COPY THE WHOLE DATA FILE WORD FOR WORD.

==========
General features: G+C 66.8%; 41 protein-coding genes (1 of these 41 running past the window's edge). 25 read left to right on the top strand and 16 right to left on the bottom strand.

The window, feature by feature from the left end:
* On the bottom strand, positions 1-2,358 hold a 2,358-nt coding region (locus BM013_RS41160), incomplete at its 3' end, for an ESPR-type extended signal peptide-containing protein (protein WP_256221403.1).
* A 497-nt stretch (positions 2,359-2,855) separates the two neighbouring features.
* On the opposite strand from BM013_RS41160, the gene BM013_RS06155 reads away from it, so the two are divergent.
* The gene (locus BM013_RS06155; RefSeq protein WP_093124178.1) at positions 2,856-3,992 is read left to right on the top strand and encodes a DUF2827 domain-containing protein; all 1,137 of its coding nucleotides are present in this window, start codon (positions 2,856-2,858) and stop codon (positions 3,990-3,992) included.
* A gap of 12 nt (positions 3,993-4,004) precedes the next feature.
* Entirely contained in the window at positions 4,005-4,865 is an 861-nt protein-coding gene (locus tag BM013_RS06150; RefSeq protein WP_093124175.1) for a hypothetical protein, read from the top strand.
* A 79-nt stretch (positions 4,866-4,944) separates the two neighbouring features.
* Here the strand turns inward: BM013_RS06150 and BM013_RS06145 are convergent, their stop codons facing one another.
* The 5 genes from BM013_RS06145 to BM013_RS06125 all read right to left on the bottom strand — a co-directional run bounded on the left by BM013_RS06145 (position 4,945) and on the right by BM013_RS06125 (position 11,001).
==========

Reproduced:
General features: G+C 66.8%; 41 protein-coding genes (1 of these 41 running past the window's edge). 25 read left to right on the top strand and 16 right to left on the bottom strand.

The window, feature by feature from the left end:
* On the bottom strand, positions 1-2,358 hold a 2,358-nt coding region (locus BM013_RS41160), incomplete at its 3' end, for an ESPR-type extended signal peptide-containing protein (protein WP_256221403.1).
* A 497-nt stretch (positions 2,359-2,855) separates the two neighbouring features.
* On the opposite strand from BM013_RS41160, the gene BM013_RS06155 reads away from it, so the two are divergent.
* The gene (locus BM013_RS06155; RefSeq protein WP_093124178.1) at positions 2,856-3,992 is read left to right on the top strand and encodes a DUF2827 domain-containing protein; all 1,137 of its coding nucleotides are present in this window, start codon (positions 2,856-2,858) and stop codon (positions 3,990-3,992) included.
* A gap of 12 nt (positions 3,993-4,004) precedes the next feature.
* Entirely contained in the window at positions 4,005-4,865 is an 861-nt protein-coding gene (locus tag BM013_RS06150; RefSeq protein WP_093124175.1) for a hypothetical protein, read from the top strand.
* A 79-nt stretch (positions 4,866-4,944) separates the two neighbouring features.
* Here the strand turns inward: BM013_RS06150 and BM013_RS06145 are convergent, their stop codons facing one another.
* The 5 genes from BM013_RS06145 to BM013_RS06125 all read right to left on the bottom strand — a co-directional run bounded on the left by BM013_RS06145 (position 4,945) and on the right by BM013_RS06125 (position 11,001).